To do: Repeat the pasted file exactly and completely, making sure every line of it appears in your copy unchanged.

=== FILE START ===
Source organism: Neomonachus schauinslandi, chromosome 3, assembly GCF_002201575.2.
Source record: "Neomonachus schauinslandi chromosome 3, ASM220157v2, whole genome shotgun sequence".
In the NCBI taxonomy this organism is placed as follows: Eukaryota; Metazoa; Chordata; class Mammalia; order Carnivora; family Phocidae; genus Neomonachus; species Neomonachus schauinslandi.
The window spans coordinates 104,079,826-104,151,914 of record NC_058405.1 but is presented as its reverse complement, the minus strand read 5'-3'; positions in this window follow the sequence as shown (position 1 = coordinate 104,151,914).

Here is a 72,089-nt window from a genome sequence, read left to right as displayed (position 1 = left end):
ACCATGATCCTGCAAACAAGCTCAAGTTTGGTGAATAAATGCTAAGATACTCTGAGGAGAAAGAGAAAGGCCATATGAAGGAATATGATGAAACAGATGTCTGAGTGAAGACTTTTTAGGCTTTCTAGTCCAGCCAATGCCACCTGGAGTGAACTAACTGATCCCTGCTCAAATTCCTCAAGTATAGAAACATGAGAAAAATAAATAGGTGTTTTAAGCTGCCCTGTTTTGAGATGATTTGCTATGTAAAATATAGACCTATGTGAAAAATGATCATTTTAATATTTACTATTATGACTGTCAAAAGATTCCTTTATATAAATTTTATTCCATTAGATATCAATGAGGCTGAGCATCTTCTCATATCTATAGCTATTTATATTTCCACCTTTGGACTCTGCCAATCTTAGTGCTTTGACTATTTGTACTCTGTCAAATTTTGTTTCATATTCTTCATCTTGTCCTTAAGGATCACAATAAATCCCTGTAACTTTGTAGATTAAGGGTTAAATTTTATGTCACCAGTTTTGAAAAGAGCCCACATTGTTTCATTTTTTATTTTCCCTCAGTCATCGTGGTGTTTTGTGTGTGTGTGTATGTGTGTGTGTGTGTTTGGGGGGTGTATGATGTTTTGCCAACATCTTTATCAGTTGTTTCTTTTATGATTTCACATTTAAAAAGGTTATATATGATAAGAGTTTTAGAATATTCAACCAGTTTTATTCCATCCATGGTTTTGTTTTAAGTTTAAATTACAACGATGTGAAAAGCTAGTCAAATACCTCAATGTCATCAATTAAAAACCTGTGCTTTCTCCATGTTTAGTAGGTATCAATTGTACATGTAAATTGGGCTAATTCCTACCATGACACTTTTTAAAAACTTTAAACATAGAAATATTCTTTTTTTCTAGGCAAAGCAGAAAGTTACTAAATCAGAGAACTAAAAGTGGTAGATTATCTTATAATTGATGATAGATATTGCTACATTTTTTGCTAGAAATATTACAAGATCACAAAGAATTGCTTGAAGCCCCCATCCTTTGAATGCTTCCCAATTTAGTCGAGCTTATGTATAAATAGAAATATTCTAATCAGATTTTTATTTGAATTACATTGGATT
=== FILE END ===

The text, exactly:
Source organism: Neomonachus schauinslandi, chromosome 3, assembly GCF_002201575.2.
Source record: "Neomonachus schauinslandi chromosome 3, ASM220157v2, whole genome shotgun sequence".
In the NCBI taxonomy this organism is placed as follows: Eukaryota; Metazoa; Chordata; class Mammalia; order Carnivora; family Phocidae; genus Neomonachus; species Neomonachus schauinslandi.
The window spans coordinates 104,079,826-104,151,914 of record NC_058405.1 but is presented as its reverse complement, the minus strand read 5'-3'; positions in this window follow the sequence as shown (position 1 = coordinate 104,151,914).

Here is a 72,089-nt window from a genome sequence, read left to right as displayed (position 1 = left end):
ACCATGATCCTGCAAACAAGCTCAAGTTTGGTGAATAAATGCTAAGATACTCTGAGGAGAAAGAGAAAGGCCATATGAAGGAATATGATGAAACAGATGTCTGAGTGAAGACTTTTTAGGCTTTCTAGTCCAGCCAATGCCACCTGGAGTGAACTAACTGATCCCTGCTCAAATTCCTCAAGTATAGAAACATGAGAAAAATAAATAGGTGTTTTAAGCTGCCCTGTTTTGAGATGATTTGCTATGTAAAATATAGACCTATGTGAAAAATGATCATTTTAATATTTACTATTATGACTGTCAAAAGATTCCTTTATATAAATTTTATTCCATTAGATATCAATGAGGCTGAGCATCTTCTCATATCTATAGCTATTTATATTTCCACCTTTGGACTCTGCCAATCTTAGTGCTTTGACTATTTGTACTCTGTCAAATTTTGTTTCATATTCTTCATCTTGTCCTTAAGGATCACAATAAATCCCTGTAACTTTGTAGATTAAGGGTTAAATTTTATGTCACCAGTTTTGAAAAGAGCCCACATTGTTTCATTTTTTATTTTCCCTCAGTCATCGTGGTGTTTTGTGTGTGTGTGTATGTGTGTGTGTGTGTTTGGGGGGTGTATGATGTTTTGCCAACATCTTTATCAGTTGTTTCTTTTATGATTTCACATTTAAAAAGGTTATATATGATAAGAGTTTTAGAATATTCAACCAGTTTTATTCCATCCATGGTTTTGTTTTAAGTTTAAATTACAACGATGTGAAAAGCTAGTCAAATACCTCAATGTCATCAATTAAAAACCTGTGCTTTCTCCATGTTTAGTAGGTATCAATTGTACATGTAAATTGGGCTAATTCCTACCATGACACTTTTTAAAAACTTTAAACATAGAAATATTCTTTTTTTCTAGGCAAAGCAGAAAGTTACTAAATCAGAGAACTAAAAGTGGTAGATTATCTTATAATTGATGATAGATATTGCTACATTTTTTGCTAGAAATATTACAAGATCACAAAGAATTGCTTGAAGCCCCCATCCTTTGAATGCTTCCCAATTTAGTCGAGCTTATGTATAAATAGAAATATTCTAATCAGATTTTTATTTGAATTACATTGGATT